“I worked hard to become the player I am, but the love for the game made me the player I am.”

Player in Focus - Benji Tamir

Player in Focus - Benji Tamir

“I worked hard to become the player I am, but the love for the game made me the player I am.” 

As a skinny 17-year-old, who turned up to some basketball tryout on a whim in 2009, Benji Tamir never predicted the dominant player he would become. 

Despite his sporting success within Victoria, Australia and Israel, to this day Tamir’s priority is to remain, simply put, “a nice guy.” 

“I don’t want to come across rude or obnoxious in my day-to-day life,” Tamir said. “I like to listen, stay humble and just be decent, and I hope this carries over into my game.” 

Before basketball took control of his life, Tamir was a simple teenager with a serious passion for film. 

With his family owning four cinemas in Melbourne and Sydney, Tamir could have quite easily taken a different path.  

Now in his second decade of Big V basketball, Tamir’s tale of dribbling a ball up and down a court seems like it was always meant to be. 

“I remember picking up a ball for the first time with my dad as a very young kid,” Tamir said. “He would train me in the park for hours on end.” 

Beginning to play basketball with purpose at the age of 16, having never played in juniors, Tamir’s first season playing with an organised team basketball was in the Big V 2009.  

“I played for the Maccabi Warriors up until 2014, before moving on professionally to play in Israel for a year in Division 2 and 3, 

“After one season I came back to Australia and played a season with the McKinnon Cougars in Championship Men but went back to Maccabi the year after.” 

Tamir’s next years in the Big V would be a back-and-forth tustle between McKinnon and Maccabi, both associations vying for his heart (and defensive domination). 

“I then went back to McKinnon for another two seasons in 2017 and 2018 but officially came back to Maccabi. 

“I was super young when I first played for the senior Maccabi team, and I was by no means ready to play big minutes, 

“I was thrown into the deep end and failed many times, but I stuck with it, trained hard and managed to work myself up to a place where I deserved to play and start.” 

Despite years of association indecision, Tamir claimed he has no plans to leave his home of Warriors ever again. 

“I can’t see myself leaving again,” he said. “The club means so much to me and there is no other place I’d rather be.  

“We are in a unique team and culture, 

“The fact that we are a Jewish club is something different to any other team in Australia, and this very fact means we are a very tight knit team and community.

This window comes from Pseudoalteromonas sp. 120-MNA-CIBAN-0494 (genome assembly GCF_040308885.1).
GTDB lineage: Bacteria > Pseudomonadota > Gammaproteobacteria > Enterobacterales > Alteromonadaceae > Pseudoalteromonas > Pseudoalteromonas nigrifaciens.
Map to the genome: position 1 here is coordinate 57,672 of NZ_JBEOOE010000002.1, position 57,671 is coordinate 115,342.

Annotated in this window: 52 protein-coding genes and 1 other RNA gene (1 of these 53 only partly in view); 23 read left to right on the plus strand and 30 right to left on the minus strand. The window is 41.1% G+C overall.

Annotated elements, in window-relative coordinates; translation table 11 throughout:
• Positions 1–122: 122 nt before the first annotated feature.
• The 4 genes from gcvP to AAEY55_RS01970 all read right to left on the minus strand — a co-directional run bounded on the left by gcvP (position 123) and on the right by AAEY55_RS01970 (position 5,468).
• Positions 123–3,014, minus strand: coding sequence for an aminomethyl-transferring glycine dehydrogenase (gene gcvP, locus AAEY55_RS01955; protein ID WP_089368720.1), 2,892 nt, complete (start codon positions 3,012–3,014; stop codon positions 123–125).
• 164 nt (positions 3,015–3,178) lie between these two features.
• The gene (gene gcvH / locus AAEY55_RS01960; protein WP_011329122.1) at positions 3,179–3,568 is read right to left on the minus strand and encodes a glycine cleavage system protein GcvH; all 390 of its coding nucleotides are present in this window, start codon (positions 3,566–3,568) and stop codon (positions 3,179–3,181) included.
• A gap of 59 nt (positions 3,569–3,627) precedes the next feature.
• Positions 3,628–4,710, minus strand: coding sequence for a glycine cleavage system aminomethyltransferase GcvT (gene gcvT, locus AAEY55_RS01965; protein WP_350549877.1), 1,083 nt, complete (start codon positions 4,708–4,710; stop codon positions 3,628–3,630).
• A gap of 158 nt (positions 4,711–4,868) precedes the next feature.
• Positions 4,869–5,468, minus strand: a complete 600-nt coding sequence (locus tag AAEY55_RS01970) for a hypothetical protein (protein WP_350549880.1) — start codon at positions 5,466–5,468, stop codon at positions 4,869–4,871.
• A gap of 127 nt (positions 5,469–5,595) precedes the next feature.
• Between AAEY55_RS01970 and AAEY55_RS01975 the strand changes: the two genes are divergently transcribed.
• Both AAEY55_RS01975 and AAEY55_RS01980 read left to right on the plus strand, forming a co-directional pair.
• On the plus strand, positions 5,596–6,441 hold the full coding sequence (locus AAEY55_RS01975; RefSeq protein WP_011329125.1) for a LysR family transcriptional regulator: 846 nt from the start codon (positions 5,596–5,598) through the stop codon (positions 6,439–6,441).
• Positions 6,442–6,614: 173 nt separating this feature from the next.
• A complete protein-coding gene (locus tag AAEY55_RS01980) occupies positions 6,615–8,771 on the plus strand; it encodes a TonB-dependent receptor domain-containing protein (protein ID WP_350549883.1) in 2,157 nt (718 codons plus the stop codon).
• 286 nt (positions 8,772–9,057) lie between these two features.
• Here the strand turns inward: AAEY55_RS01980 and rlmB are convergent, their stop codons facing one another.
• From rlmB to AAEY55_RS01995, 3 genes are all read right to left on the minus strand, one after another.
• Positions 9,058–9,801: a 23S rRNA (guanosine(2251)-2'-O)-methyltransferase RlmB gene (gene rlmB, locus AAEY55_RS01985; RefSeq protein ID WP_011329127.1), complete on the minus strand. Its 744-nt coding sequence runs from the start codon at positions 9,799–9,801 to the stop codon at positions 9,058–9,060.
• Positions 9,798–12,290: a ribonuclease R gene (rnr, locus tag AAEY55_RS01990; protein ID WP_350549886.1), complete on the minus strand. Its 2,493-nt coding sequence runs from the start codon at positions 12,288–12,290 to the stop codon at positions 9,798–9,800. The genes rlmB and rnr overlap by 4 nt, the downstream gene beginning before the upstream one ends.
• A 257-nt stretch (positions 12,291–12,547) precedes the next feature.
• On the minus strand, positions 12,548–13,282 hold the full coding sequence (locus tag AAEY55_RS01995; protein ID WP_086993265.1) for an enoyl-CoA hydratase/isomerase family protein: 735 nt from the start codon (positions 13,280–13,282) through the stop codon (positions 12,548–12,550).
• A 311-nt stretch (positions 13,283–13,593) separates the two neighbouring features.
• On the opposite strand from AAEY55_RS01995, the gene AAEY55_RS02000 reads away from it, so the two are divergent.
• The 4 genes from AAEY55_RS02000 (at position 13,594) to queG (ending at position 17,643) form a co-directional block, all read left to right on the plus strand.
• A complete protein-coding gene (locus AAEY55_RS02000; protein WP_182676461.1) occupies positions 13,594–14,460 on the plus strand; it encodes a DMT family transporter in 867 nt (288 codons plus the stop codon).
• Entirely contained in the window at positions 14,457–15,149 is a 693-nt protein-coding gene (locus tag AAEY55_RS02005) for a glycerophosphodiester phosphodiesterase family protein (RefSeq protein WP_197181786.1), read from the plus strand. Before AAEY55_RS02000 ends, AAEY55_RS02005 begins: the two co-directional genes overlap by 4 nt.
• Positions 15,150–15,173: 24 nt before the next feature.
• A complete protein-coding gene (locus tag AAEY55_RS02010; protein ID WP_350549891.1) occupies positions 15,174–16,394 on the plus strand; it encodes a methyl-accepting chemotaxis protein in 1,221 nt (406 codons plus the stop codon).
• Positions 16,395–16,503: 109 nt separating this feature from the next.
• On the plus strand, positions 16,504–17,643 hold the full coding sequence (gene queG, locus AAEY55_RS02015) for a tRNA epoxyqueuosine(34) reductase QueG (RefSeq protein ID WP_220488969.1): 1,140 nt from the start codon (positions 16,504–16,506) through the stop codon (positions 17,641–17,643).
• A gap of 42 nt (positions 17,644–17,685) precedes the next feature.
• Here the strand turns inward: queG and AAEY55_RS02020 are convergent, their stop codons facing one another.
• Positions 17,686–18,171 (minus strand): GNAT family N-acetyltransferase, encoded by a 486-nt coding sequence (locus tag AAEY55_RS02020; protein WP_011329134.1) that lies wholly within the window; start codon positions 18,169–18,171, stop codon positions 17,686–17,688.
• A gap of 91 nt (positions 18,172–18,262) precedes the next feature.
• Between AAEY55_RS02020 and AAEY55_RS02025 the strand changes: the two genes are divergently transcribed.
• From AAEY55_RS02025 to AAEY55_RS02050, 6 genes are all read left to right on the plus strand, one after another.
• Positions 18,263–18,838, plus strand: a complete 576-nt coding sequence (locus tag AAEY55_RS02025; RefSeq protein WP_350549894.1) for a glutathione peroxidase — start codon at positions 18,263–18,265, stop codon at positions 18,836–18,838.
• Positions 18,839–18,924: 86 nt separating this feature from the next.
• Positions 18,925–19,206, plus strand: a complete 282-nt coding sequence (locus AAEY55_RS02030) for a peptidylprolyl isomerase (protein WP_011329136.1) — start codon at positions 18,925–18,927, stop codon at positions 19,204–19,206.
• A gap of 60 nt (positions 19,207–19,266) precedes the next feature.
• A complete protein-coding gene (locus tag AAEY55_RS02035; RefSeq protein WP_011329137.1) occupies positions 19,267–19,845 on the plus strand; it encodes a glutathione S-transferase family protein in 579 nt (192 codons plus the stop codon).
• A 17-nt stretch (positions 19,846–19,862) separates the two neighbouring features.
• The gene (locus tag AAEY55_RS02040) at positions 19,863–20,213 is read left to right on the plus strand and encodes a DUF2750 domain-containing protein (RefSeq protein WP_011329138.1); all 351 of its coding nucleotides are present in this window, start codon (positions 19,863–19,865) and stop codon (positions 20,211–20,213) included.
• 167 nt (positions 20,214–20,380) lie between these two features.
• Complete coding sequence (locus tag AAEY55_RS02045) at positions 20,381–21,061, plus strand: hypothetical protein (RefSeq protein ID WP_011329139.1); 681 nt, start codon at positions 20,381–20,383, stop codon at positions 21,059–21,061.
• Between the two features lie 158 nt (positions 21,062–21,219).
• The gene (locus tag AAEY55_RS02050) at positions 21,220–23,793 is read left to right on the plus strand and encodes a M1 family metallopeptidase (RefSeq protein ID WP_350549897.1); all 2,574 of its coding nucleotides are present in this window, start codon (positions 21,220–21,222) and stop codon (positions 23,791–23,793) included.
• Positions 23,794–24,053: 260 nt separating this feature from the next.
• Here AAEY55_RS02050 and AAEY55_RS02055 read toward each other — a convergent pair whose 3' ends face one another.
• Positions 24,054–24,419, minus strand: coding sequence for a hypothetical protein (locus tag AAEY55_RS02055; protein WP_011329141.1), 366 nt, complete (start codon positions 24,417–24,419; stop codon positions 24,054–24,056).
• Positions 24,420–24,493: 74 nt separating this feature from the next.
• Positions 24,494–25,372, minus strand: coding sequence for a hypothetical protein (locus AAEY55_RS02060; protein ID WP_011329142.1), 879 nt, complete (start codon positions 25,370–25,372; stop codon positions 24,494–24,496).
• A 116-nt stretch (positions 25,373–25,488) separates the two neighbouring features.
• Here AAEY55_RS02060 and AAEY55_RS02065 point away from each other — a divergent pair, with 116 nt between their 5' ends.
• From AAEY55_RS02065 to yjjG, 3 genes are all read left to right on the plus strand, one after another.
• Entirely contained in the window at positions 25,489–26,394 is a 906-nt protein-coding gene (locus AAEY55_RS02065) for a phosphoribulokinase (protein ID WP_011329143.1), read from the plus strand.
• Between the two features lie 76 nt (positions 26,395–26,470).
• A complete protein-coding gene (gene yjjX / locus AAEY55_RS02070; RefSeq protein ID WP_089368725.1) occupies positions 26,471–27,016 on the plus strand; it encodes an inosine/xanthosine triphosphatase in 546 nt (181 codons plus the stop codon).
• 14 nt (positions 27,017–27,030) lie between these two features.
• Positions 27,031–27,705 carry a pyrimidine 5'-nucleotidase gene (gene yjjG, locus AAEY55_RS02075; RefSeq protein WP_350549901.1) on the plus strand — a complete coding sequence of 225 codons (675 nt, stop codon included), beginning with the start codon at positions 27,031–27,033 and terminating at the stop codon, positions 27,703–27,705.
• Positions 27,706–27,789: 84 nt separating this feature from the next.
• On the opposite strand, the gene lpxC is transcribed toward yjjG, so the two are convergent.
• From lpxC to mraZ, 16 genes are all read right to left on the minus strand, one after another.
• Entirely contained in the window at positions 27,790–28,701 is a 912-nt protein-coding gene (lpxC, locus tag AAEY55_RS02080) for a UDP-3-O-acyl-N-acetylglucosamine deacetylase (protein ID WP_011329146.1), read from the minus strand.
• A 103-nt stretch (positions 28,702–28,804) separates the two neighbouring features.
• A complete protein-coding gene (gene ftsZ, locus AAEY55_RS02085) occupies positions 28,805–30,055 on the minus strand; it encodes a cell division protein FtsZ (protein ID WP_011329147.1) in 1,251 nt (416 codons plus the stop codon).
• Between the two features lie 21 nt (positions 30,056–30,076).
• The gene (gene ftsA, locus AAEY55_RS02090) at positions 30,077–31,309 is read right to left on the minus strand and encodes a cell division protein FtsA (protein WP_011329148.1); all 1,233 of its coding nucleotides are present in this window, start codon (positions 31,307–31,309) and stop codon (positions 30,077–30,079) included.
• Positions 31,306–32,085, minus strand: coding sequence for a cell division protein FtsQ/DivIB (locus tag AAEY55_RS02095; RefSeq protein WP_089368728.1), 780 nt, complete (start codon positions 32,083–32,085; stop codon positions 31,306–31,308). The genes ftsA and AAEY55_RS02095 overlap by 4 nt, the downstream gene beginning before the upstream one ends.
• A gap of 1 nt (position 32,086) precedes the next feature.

“Lots of us have grown up together, went to the same schools and have the same group of friends, so it’s an amazing thing to play not just for your club, but for your community.” 

With undoubted pride for his culture and people, Tamir represented Australia in the Maccabiah Games (Jewish Olympics) in 2009, 2013 and 2017, and is hopeful to return in 2022.  

“Winning a bronze medal at the Maccabiah games for Australia was certainly a career highlight, 

"However, an equal favourite highlight would be hitting a buzzer beater in one of my first seasons playing basketball in Big V. It was just thrilling!” 

This season has seen Tamir suit up in Division Two for the Warriors, where he sits as the second highest scorer in the division with 25 points per game. In the middle of ladder, Tamir’s confidence for finals seems to hold more optimism than other years.  

“To be honest, our team is rarely in the hunt for finals,” he said. “This year, however, we are right in the thick of things which is a great feeling, 

“We may not make the finals, but the fact we are still in the race is keeping us focussed and excited, 

“Either way, we are continuing to build as a team, and we are certain next year is going to be even better!” 

As one of the shortest teams in the league, and currently “center-less”, Tamir said there is so much credit that must be given to the teammates he plays with week in and week out. 

“We don’t exactly have a centre at the moment, and we are possibly the shortest team in all of big V,” Tamir laughed. “Our ‘big men’ foul out almost every game, but we get around the ‘big’ fellas each time they manage to stay on the court for the duration of the game.” 

In the winding road for Tamir that has seen indecision in game choices become assertiveness for action, the Big V has remained his primary influential factor.  

“It is such a unique opportunity to play against the best players in the state with proper referees and proper game day set ups,” he said. “I know how special this is as I have seen how it is in other countries around the world…and it just doesn’t compare!” 

As for the next generation of basketball competition, Tamir urges athletes to stay true to their identity no matter what experiences emerge. 

“Just to keep working hard, it’s the only way to feel good and satisfied when playing Big V,  

“The Big V is a great and supportive league where I feel anyone can play and feel a sense of belonging. 

“If they don’t feel good, they shouldn’t be around the club they are currently playing for, so play somewhere that has a supportive culture.”  

 
THE BIG V FAST FIVE 

Benji Tamir had to answer these five questions as fast as he could. How did he go? 

Go to post match snack? Grill’d Burgers 

Current song on repeat? Lose Yourself - Eminem 

Netflix choice? Ozark 

Nothing is better than... A win on the road!